The culinary camp is now in its sixth year. When it started out, many of the classes were taught in person. De Orio remembers that “the program started as a kind of intro to the kitchen, almost like a first block of culinary school (highly abridged, obviously). It was fast-paced, and the students learned all the basics of safety and sanitation, as well as nutrition.
“Our thing was truly to be about teaching foundational skills, but also having this nutritional educational component. Because our campers are many times from food deserts, a lot of them don’t have a ton of nutritional education or don’t necessarily come from a family that has that knowledge themselves. We thought that was important, and even if they decide this is not the lifestyle for them, we’ve given them some portable life skills.”
When COVID hit, the in-person component of education was replaced with a virtual model. But going virtual, De Orio says, “was hard for us because we couldn’t guarantee the students would have internet services at home, let alone a laptop or mobile phone so they could participate via Zoom. Oddly, there was an unforeseen benefit, because of COVID, Chicago Public Schools has provided technology for most CPS students, including tablets and internet access.”
In addition to devices and internet connectivity, De Orio says, “There are a few things students need to have to participate in our virtual lessons: they need a sink, refrigerator and oven. We provide everything else, including equipment kits valued around $500.”
Eating Together Builds Community
The pandemic forced the closure of schools, so CPS figured out that they would have to expand internet access and give students tools—like laptops—to connect with teachers virtually. This reliance on virtual learning made it possible for students to keep learning during the pandemic. It also helped schools, including Yes, Chef Culinary Camp, to develop a model for learning that would allow students from all over the city to participate in the program. It doesn’t really matter where in the city students are located; if they can connect to the internet, they’re in.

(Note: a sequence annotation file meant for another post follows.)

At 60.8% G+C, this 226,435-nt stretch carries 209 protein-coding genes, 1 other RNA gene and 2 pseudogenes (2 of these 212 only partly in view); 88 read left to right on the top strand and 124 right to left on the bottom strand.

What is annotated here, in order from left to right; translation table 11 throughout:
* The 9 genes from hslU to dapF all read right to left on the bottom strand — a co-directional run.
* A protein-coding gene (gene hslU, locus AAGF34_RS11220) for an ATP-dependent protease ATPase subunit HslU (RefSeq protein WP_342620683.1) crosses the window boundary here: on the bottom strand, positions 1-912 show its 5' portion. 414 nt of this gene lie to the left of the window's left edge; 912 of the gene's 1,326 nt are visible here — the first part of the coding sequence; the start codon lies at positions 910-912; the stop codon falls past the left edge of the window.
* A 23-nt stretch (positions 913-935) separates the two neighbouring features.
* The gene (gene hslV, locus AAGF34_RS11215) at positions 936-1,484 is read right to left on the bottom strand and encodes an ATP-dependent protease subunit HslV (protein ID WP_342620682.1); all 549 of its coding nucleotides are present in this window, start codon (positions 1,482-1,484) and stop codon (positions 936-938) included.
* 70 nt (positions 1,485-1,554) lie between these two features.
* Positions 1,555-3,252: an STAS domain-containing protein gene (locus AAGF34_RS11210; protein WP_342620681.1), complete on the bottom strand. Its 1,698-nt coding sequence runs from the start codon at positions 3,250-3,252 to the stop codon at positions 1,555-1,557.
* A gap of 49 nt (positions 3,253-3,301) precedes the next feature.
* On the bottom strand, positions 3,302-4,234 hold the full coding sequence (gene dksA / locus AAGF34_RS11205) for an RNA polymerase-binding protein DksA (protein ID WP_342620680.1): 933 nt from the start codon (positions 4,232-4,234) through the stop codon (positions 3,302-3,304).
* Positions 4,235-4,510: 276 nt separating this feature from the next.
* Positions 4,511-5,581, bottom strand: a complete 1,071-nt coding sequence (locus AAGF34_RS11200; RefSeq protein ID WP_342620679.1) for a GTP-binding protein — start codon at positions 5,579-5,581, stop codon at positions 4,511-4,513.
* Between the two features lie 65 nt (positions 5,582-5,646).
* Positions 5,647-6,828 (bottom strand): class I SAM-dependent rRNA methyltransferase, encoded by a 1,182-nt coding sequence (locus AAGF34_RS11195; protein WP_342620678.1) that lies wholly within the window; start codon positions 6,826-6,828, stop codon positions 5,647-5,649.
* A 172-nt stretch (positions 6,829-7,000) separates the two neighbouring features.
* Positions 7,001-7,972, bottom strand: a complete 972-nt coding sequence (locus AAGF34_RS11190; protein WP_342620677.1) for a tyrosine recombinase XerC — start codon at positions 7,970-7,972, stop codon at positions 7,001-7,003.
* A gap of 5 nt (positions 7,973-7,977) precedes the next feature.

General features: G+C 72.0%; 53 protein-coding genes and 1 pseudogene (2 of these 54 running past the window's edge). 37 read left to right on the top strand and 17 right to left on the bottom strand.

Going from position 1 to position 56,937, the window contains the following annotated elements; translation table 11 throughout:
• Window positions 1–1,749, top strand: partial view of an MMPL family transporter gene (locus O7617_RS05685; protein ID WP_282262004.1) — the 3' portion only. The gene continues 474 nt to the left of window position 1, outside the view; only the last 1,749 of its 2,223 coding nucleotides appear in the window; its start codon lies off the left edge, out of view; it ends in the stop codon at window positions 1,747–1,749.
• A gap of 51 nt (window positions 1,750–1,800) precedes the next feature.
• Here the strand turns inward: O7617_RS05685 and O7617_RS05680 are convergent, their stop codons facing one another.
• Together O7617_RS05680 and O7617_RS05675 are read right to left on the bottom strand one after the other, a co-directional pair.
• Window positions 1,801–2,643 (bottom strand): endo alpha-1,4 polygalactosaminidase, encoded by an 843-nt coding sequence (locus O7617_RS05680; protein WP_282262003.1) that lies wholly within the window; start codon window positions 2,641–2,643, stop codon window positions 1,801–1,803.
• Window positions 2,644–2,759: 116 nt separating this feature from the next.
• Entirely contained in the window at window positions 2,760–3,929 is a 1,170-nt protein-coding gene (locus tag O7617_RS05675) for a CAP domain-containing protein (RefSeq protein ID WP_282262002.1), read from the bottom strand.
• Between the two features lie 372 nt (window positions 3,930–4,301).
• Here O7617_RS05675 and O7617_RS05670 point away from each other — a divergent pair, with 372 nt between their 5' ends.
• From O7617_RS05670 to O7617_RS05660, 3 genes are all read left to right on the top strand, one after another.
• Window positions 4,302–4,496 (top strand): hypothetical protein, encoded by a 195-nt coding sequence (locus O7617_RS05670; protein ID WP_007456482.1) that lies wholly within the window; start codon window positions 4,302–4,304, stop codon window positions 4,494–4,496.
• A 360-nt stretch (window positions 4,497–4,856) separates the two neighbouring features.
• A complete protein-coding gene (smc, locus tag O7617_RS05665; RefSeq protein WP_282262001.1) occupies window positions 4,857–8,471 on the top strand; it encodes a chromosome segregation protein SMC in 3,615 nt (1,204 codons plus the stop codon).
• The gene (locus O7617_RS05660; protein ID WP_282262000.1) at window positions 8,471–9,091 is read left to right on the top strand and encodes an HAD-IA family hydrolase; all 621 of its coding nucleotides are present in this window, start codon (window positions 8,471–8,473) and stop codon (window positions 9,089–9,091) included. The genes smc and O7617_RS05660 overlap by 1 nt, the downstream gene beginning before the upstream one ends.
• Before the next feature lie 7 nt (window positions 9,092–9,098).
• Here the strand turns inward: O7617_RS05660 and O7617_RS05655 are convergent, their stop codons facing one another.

Accessing the virtual classroom from home means students don’t have to commute, which saves time and expense. During every day of camp, they’re also preparing food for their families, so parents can keep track of what their children are doing and then have a dinner together at the end of the day. “One of the reasons we do the dinners,” says De Orio, “is to build communities, whether that’s a community of parents, guardians or neighbors. Community is one of the key building blocks to living a healthy life and making the right choices based on the confidence that comes from knowing you have a support network behind you. Across the United States, that sense of community is more important than ever.”
Dining and Drinking Editor for Newcity, David also writes a weekly food column for Wednesday Journal in Oak Park and is a frequent contributor of food/drink and travel pieces to the Chicago Tribune, Plate Magazine and other publications. David has also contributed chapters to several books, including Street Food Around the World, Street Food, and The Chicago Food Encyclopedia. Contact: firstname.lastname@example.org